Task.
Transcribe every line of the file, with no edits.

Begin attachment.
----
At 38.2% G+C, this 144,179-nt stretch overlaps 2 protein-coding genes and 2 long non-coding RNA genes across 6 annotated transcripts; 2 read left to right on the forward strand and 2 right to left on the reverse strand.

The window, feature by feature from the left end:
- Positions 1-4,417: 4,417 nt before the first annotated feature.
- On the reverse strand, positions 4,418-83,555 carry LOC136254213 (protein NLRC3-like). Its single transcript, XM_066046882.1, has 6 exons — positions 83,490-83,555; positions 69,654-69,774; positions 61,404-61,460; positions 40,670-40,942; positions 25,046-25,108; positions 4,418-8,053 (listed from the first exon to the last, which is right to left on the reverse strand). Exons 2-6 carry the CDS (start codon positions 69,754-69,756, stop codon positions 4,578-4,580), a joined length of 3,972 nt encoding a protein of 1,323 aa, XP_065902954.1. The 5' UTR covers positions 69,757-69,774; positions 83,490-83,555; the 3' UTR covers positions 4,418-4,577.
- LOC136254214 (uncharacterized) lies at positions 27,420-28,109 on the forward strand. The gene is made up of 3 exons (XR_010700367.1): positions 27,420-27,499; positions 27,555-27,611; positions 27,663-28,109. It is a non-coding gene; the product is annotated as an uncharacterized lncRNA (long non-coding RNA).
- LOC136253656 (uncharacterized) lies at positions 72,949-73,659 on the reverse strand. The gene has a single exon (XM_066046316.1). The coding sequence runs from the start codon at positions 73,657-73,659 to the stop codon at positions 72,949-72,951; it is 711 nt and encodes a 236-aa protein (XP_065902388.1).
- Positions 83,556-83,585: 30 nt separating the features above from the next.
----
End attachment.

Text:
At 38.2% G+C, this 144,179-nt stretch overlaps 2 protein-coding genes and 2 long non-coding RNA genes across 6 annotated transcripts; 2 read left to right on the forward strand and 2 right to left on the reverse strand.

The window, feature by feature from the left end:
- Positions 1-4,417: 4,417 nt before the first annotated feature.
- On the reverse strand, positions 4,418-83,555 carry LOC136254213 (protein NLRC3-like). Its single transcript, XM_066046882.1, has 6 exons — positions 83,490-83,555; positions 69,654-69,774; positions 61,404-61,460; positions 40,670-40,942; positions 25,046-25,108; positions 4,418-8,053 (listed from the first exon to the last, which is right to left on the reverse strand). Exons 2-6 carry the CDS (start codon positions 69,754-69,756, stop codon positions 4,578-4,580), a joined length of 3,972 nt encoding a protein of 1,323 aa, XP_065902954.1. The 5' UTR covers positions 69,757-69,774; positions 83,490-83,555; the 3' UTR covers positions 4,418-4,577.
- LOC136254214 (uncharacterized) lies at positions 27,420-28,109 on the forward strand. The gene is made up of 3 exons (XR_010700367.1): positions 27,420-27,499; positions 27,555-27,611; positions 27,663-28,109. It is a non-coding gene; the product is annotated as an uncharacterized lncRNA (long non-coding RNA).
- LOC136253656 (uncharacterized) lies at positions 72,949-73,659 on the reverse strand. The gene has a single exon (XM_066046316.1). The coding sequence runs from the start codon at positions 73,657-73,659 to the stop codon at positions 72,949-72,951; it is 711 nt and encodes a 236-aa protein (XP_065902388.1).
- Positions 83,556-83,585: 30 nt separating the features above from the next.